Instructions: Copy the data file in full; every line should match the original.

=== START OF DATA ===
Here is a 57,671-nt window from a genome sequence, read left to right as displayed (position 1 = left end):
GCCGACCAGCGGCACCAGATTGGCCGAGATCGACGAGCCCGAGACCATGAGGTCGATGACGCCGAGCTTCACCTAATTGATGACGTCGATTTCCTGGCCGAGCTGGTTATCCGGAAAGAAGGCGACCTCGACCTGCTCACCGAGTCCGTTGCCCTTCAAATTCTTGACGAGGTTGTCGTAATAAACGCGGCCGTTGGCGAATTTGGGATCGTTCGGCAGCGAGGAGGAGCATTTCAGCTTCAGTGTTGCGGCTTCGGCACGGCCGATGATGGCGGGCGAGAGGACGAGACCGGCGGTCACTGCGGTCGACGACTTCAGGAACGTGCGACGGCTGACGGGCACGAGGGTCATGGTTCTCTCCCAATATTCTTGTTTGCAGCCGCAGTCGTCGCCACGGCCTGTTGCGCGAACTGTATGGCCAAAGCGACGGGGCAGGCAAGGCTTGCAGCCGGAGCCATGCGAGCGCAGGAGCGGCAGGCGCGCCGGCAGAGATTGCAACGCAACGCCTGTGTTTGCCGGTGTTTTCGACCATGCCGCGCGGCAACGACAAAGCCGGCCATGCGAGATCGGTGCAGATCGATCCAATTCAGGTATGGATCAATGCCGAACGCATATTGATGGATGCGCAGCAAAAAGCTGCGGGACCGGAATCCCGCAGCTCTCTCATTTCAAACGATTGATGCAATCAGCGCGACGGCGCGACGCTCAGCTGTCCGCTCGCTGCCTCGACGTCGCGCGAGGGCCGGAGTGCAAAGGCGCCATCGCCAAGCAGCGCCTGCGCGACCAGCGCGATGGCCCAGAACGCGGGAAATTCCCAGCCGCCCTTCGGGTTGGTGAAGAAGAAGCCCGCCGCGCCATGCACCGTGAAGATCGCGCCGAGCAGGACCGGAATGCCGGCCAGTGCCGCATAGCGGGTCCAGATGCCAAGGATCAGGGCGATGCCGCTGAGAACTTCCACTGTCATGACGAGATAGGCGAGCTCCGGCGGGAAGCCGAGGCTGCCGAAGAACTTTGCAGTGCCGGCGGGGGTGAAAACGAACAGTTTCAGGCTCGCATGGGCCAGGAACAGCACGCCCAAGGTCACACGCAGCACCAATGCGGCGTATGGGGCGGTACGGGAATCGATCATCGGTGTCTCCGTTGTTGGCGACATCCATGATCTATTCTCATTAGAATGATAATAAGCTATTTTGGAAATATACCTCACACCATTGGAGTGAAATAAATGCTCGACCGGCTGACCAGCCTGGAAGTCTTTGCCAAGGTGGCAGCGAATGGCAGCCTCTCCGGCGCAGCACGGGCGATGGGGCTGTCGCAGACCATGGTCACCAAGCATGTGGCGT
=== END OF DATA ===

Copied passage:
Here is a 57,671-nt window from a genome sequence, read left to right as displayed (position 1 = left end):
GCCGACCAGCGGCACCAGATTGGCCGAGATCGACGAGCCCGAGACCATGAGGTCGATGACGCCGAGCTTCACCTAATTGATGACGTCGATTTCCTGGCCGAGCTGGTTATCCGGAAAGAAGGCGACCTCGACCTGCTCACCGAGTCCGTTGCCCTTCAAATTCTTGACGAGGTTGTCGTAATAAACGCGGCCGTTGGCGAATTTGGGATCGTTCGGCAGCGAGGAGGAGCATTTCAGCTTCAGTGTTGCGGCTTCGGCACGGCCGATGATGGCGGGCGAGAGGACGAGACCGGCGGTCACTGCGGTCGACGACTTCAGGAACGTGCGACGGCTGACGGGCACGAGGGTCATGGTTCTCTCCCAATATTCTTGTTTGCAGCCGCAGTCGTCGCCACGGCCTGTTGCGCGAACTGTATGGCCAAAGCGACGGGGCAGGCAAGGCTTGCAGCCGGAGCCATGCGAGCGCAGGAGCGGCAGGCGCGCCGGCAGAGATTGCAACGCAACGCCTGTGTTTGCCGGTGTTTTCGACCATGCCGCGCGGCAACGACAAAGCCGGCCATGCGAGATCGGTGCAGATCGATCCAATTCAGGTATGGATCAATGCCGAACGCATATTGATGGATGCGCAGCAAAAAGCTGCGGGACCGGAATCCCGCAGCTCTCTCATTTCAAACGATTGATGCAATCAGCGCGACGGCGCGACGCTCAGCTGTCCGCTCGCTGCCTCGACGTCGCGCGAGGGCCGGAGTGCAAAGGCGCCATCGCCAAGCAGCGCCTGCGCGACCAGCGCGATGGCCCAGAACGCGGGAAATTCCCAGCCGCCCTTCGGGTTGGTGAAGAAGAAGCCCGCCGCGCCATGCACCGTGAAGATCGCGCCGAGCAGGACCGGAATGCCGGCCAGTGCCGCATAGCGGGTCCAGATGCCAAGGATCAGGGCGATGCCGCTGAGAACTTCCACTGTCATGACGAGATAGGCGAGCTCCGGCGGGAAGCCGAGGCTGCCGAAGAACTTTGCAGTGCCGGCGGGGGTGAAAACGAACAGTTTCAGGCTCGCATGGGCCAGGAACAGCACGCCCAAGGTCACACGCAGCACCAATGCGGCGTATGGGGCGGTACGGGAATCGATCATCGGTGTCTCCGTTGTTGGCGACATCCATGATCTATTCTCATTAGAATGATAATAAGCTATTTTGGAAATATACCTCACACCATTGGAGTGAAATAAATGCTCGACCGGCTGACCAGCCTGGAAGTCTTTGCCAAGGTGGCAGCGAATGGCAGCCTCTCCGGCGCAGCACGGGCGATGGGGCTGTCGCAGACCATGGTCACCAAGCATGTGGCGT